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Friday, October 22, 2021

‘Toxic’ Instagram buried study that highlighted harmful impact on teens


Reports this week revealed how Instagram found its platform was harmful to teenage girls… but decided to hide the research.

“We do more good than bad”. 

Those were the words of Head of Instagram Adam Mosseri when he rated his company’s impact on society. Yet, before saying those words, he was aware of internal research that proved otherwise.

Studies conducted by Instagram found that the app contributed to body image issues, anxiety and depression. Instead of releasing this research to the public, the social media giant has instead downplayed its harmful effects.

So what did Instagram conclude in its own research, and does it have a responsibility to make its findings public?

What the studies found

A presentation obtained by the WSJ shows that Instagram and Facebook – its parent company – were both aware of the photo-sharing app’s negative impact on teen girls. A report published by the journal highlights the extent of the findings.

In the survey conducted by Instagram, a quarter of US and UK teens reported they felt “not good enough” because of Instagram. Additionally, 20% reported feeling lonely, 10% felt “down, sad or depressed”.

Most strikingly, 6% and 13% of US and UK teens respectively pointed towards Instagram for as the source of their suicide ideation.

[Wall Street Journal]
Another slide showed that the app made 20% of teens feel worse about themselves.

On a slide analysing teens’ mental health, the company acknowledged that “young people are acutely aware that Instagram can be bad for their mental health.” It then went on to add that they “are compelled to spend time on the app for fear of missing out on cultural and social trends.”

The company also notes that “social comparison is worse on Instagram” when compared to other platforms. The studies point out that while TikTok focuses on funny interactions and Snapchat emphasises silly face filters, Instagram heavily focuses on beauty, body and lifestyle.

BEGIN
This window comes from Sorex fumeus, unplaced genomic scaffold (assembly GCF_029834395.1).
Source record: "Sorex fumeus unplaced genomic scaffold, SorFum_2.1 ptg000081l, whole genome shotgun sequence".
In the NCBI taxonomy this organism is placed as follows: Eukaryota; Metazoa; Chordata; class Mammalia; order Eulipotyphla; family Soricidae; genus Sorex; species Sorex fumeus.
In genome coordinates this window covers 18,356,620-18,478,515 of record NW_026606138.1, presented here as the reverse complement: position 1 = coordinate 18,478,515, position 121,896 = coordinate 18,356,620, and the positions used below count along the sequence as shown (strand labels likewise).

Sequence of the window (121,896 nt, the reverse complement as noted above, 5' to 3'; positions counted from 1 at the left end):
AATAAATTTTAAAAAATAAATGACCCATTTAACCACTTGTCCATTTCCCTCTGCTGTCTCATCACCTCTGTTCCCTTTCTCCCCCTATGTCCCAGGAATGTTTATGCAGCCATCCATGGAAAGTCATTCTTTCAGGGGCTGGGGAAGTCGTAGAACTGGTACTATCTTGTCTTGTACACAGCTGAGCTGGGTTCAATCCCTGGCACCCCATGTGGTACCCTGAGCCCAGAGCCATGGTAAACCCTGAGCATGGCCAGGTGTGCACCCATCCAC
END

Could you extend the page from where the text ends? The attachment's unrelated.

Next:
Rushing for growth

Facebook has long been blamed for its impact on young people. In an effort to combat Snapchat’s growing share of young users, the social media company bought Instagram to help reach a younger audience. After the acquisition, Instagram raced to grow without thinking of its social impact.

Mosseri acknowledged that Facebook as a whole failed to consider the downsides of its platform until it was too late.

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Now, Instagram is reportedly working on an app for kids under the age of 13. However, the latest backlash may make parents even more cautious of exposing their children to the platform. 

Should the research have been made public?

Speaking to the WSJ, Mosseri clarified that he doesn’t consider these findings to be “dirty laundry”. He added that he’s “very proud of the research.”

Despite the seemingly positive outlook, many have questioned why the tech giant has chosen to bury these findings.

Earlier this year, lawmakers requested Mark Zuckerberg share the company’s research analysing its impact on young people. Facebook declined the request. Last month, the company also rejected a similar request by senators.

Jean Twenge, a psychology professor at San Diego State University, compared Facebook’s secret research to that of tobacco companies a few decades ago.

“It’s not a perfect analogy, but think about cigarettes, yeah, indeed the tobacco companies have a responsibility to the public to tell people that their product was linked or could cause lung cancer, if they had internal data showing that, should that have been released?”

In rising backlash against the secrecy of the findings, many have argued that parents deserve to know if apps like Instagram are putting their children at risk.

Mosseri said he thinks people should know of research conducted by Instagram. Yet, parent-company Facebook said it couldn’t release its findings because the studies are “proprietary” and “confidential to promote frank and open dialogue”. 

Instagram’s response

In a public response to the WSJ, Instagram promised more transparency on its future findings. It also justified its reasoning to conduct this research.

The popular photo-sharing app also pointed out that the report focused on the negative aspect of the research when instead, the studies found that the impact was a mix of both positive and negative.

The response also pointed to various features rolled out by Instagram to combat bullying, self-harm and eating disorders on its platform. 

It also discussed future changes that may come to Instagram, including nudging people away from triggering content and addressing eating disorders further.

“The most important thing we can do is embrace that responsibility and invest in trying to come up with ways of helping people in mitigating that,” Mosseri said.

Do you believe Instagram should be held more accountable for the effects of its platform?

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